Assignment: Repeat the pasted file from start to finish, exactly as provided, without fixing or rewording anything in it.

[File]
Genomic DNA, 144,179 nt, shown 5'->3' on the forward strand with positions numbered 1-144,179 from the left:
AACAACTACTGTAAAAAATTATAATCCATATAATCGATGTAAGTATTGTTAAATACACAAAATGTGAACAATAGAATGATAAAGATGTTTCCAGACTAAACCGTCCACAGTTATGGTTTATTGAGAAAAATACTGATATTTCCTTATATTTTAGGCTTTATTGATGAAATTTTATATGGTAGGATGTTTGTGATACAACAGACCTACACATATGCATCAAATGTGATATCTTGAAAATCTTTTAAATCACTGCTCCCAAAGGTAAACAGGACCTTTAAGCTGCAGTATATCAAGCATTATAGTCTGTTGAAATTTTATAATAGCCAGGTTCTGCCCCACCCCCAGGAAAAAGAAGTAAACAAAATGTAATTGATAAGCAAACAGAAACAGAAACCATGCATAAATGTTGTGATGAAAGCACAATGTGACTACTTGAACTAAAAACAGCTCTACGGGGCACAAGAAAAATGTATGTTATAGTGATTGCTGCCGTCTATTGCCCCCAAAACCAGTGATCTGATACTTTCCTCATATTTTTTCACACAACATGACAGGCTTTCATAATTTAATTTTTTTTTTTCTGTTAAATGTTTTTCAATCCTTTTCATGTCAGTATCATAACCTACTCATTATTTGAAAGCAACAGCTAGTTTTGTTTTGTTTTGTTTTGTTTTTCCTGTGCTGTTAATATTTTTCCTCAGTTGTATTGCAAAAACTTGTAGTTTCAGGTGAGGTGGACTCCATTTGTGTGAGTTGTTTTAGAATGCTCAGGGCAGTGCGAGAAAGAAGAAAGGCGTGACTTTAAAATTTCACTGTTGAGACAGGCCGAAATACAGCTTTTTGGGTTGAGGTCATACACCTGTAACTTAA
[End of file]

Genomic DNA, 144,179 nt, shown 5'->3' on the forward strand with positions numbered 1-144,179 from the left:
AACAACTACTGTAAAAAATTATAATCCATATAATCGATGTAAGTATTGTTAAATACACAAAATGTGAACAATAGAATGATAAAGATGTTTCCAGACTAAACCGTCCACAGTTATGGTTTATTGAGAAAAATACTGATATTTCCTTATATTTTAGGCTTTATTGATGAAATTTTATATGGTAGGATGTTTGTGATACAACAGACCTACACATATGCATCAAATGTGATATCTTGAAAATCTTTTAAATCACTGCTCCCAAAGGTAAACAGGACCTTTAAGCTGCAGTATATCAAGCATTATAGTCTGTTGAAATTTTATAATAGCCAGGTTCTGCCCCACCCCCAGGAAAAAGAAGTAAACAAAATGTAATTGATAAGCAAACAGAAACAGAAACCATGCATAAATGTTGTGATGAAAGCACAATGTGACTACTTGAACTAAAAACAGCTCTACGGGGCACAAGAAAAATGTATGTTATAGTGATTGCTGCCGTCTATTGCCCCCAAAACCAGTGATCTGATACTTTCCTCATATTTTTTCACACAACATGACAGGCTTTCATAATTTAATTTTTTTTTTTCTGTTAAATGTTTTTCAATCCTTTTCATGTCAGTATCATAACCTACTCATTATTTGAAAGCAACAGCTAGTTTTGTTTTGTTTTGTTTTGTTTTTCCTGTGCTGTTAATATTTTTCCTCAGTTGTATTGCAAAAACTTGTAGTTTCAGGTGAGGTGGACTCCATTTGTGTGAGTTGTTTTAGAATGCTCAGGGCAGTGCGAGAAAGAAGAAAGGCGTGACTTTAAAATTTCACTGTTGAGACAGGCCGAAATACAGCTTTTTGGGTTGAGGTCATACACCTGTAACTTAA